The focus of this article is the theoretical understanding behind, and the clinical application of, a newly developed music-therapy assessment tool, Assessment of Parenting Competencies (APC). While the psychometric properties have been analyzed successfully in prior publications, the advantages and challenges of a nonverbal and emotional interactional medium such as music in assessing parent–child interaction and parental capacity are presented and discussed. The assessment model relates to theories of attunement, autonomy, and attachment, and clinical relevance for practice within the field of child protection is addressed according to clinical application of the tool. How can the scores of APC be interpreted and how are they clinically relevant? With the combination of a playful and rigorous approach, APC can provide useful information to families, family therapists, and other social-service professions within the field of child protection, including level of mutual attunement, nonverbal communication skills, emotional parental response, and possibly indications of attachment behavior in the child. APC can thereby help indicate the severity of the situation and the possible therapeutic direction for the family in question.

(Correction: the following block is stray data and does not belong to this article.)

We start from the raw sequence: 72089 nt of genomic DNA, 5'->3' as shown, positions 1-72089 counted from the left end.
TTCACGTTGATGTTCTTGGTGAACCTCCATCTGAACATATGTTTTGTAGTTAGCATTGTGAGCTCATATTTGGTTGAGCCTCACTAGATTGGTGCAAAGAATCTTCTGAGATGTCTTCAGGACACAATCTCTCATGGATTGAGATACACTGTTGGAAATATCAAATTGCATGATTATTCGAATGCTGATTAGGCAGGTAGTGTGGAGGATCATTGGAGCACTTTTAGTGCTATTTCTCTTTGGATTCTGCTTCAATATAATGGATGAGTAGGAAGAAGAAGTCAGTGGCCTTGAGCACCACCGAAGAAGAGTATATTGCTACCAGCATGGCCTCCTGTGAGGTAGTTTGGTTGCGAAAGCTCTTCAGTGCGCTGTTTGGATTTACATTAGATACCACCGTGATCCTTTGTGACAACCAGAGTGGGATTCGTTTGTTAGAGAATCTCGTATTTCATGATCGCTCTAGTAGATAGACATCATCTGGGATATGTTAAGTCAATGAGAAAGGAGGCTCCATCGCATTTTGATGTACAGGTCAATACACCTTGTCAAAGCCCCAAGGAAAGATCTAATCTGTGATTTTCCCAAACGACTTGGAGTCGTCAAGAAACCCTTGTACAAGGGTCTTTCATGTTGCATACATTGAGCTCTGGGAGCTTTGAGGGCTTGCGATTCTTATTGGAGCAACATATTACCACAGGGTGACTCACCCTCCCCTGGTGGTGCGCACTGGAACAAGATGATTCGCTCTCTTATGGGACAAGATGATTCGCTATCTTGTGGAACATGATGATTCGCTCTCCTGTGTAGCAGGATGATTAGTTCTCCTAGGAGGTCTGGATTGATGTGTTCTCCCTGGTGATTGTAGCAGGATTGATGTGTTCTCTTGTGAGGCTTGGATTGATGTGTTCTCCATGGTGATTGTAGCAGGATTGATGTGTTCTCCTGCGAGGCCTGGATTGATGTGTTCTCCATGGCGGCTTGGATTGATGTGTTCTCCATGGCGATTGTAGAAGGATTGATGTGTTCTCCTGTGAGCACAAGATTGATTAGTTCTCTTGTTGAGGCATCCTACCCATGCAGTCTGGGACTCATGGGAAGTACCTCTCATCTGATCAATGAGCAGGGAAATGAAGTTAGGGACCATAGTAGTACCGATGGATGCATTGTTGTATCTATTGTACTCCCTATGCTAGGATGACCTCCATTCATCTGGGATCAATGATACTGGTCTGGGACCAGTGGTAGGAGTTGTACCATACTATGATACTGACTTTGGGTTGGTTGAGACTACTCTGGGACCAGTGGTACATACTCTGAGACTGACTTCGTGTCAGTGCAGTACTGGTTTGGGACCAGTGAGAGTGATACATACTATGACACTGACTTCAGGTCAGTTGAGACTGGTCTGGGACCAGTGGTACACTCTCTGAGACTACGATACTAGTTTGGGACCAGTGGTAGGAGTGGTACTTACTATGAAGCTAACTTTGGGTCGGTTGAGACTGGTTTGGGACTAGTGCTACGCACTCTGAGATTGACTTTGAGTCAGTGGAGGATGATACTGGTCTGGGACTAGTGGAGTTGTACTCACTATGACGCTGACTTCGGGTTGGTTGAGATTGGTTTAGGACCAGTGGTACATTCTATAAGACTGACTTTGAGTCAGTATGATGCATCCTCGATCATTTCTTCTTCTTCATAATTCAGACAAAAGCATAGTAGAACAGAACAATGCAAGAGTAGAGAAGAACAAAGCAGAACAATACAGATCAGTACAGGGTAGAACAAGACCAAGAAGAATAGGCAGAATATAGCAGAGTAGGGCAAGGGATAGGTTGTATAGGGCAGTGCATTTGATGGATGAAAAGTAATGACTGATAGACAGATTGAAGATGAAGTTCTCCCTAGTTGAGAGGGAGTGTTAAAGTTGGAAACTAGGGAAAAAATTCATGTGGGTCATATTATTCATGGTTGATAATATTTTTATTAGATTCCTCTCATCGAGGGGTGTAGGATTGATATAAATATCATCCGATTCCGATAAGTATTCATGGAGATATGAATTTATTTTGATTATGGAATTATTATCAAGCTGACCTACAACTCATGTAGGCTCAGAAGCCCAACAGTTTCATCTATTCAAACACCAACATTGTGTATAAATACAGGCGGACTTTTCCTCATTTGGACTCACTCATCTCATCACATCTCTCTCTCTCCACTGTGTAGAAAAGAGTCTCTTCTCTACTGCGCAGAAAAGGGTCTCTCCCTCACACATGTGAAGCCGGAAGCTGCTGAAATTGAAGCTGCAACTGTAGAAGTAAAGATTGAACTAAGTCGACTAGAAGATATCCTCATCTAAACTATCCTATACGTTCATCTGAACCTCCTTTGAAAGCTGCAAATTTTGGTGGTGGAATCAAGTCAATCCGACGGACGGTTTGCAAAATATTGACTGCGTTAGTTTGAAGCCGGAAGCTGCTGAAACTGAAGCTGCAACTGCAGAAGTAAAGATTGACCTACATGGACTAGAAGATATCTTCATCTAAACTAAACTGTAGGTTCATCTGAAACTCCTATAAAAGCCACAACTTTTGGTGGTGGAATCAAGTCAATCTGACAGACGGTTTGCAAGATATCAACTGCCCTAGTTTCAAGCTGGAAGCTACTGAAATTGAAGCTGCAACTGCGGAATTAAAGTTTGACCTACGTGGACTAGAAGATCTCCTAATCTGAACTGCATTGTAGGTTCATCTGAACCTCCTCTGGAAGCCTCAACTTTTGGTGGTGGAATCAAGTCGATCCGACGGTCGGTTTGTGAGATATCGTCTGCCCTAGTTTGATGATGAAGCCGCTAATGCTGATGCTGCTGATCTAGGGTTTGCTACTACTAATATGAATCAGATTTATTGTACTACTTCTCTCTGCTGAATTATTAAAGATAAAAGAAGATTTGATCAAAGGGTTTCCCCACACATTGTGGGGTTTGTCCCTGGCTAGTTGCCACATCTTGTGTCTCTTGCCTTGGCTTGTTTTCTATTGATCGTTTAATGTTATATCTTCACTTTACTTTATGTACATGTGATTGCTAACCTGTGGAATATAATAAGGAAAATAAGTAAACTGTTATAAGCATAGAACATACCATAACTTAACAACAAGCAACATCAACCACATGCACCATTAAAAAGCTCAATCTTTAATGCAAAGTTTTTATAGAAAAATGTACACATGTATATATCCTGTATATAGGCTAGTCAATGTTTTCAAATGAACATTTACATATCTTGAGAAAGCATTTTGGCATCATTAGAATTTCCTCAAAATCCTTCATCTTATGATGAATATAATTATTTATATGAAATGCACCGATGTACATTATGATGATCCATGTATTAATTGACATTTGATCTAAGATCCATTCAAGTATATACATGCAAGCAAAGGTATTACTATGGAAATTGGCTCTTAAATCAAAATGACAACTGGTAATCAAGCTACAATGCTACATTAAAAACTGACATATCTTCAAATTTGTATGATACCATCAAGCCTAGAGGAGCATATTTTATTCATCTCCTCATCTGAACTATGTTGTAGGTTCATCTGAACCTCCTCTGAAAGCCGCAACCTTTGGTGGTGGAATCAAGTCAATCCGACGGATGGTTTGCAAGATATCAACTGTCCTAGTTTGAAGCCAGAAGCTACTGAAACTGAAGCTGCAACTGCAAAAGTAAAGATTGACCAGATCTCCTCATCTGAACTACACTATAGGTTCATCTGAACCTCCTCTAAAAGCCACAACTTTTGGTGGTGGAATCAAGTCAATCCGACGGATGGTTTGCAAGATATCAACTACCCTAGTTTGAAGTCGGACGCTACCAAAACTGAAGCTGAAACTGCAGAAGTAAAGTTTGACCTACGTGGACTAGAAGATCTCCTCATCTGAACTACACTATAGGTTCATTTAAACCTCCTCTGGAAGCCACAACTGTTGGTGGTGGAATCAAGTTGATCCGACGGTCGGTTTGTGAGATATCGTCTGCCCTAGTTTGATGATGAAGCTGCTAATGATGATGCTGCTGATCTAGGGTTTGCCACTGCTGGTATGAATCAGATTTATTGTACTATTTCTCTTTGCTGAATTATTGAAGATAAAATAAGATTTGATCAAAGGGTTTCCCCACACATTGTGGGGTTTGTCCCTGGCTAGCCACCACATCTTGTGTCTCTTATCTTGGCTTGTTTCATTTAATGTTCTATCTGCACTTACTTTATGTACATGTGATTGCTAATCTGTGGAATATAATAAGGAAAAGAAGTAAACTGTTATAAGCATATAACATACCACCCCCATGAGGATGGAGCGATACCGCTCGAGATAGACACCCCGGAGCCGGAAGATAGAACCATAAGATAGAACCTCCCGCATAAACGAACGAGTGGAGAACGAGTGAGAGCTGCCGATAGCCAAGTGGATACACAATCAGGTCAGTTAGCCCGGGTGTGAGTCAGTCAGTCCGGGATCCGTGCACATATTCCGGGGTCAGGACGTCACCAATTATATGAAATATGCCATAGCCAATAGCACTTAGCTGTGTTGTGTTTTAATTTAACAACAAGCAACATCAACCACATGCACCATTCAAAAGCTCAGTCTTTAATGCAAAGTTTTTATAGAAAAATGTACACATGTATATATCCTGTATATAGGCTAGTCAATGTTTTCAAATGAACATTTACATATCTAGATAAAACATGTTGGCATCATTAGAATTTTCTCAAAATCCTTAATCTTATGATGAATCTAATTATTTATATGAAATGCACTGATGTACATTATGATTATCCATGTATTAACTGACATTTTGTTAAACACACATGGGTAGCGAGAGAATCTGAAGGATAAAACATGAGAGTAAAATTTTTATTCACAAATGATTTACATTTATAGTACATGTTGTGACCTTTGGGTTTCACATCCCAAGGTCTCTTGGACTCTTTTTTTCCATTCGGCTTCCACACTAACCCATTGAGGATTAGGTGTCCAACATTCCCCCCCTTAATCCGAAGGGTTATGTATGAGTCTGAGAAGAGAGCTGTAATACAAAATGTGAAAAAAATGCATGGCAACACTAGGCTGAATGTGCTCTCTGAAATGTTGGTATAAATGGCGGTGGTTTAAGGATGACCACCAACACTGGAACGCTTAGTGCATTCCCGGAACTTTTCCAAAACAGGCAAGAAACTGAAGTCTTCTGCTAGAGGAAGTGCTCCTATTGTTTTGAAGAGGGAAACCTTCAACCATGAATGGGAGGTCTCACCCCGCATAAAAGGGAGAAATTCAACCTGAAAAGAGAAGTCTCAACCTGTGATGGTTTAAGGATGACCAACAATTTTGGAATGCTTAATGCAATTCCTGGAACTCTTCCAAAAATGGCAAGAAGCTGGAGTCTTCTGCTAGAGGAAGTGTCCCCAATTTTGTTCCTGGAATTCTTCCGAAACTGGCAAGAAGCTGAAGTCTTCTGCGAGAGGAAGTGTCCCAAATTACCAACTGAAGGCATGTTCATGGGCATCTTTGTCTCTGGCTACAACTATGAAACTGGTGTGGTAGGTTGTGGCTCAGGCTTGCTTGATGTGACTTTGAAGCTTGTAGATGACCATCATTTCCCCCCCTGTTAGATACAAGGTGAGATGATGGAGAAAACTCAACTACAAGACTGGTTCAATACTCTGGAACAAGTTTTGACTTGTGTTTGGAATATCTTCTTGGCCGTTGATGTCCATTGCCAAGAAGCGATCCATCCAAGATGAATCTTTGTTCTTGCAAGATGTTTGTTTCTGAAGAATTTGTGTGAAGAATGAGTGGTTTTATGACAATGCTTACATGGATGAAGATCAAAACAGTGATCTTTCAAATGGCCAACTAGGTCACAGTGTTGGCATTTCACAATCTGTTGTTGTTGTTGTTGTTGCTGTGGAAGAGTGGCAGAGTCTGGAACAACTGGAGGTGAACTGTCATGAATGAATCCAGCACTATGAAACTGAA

Nordic Journal of Music Therapy, 2015, Vol 24, Issue 4, p. 148-166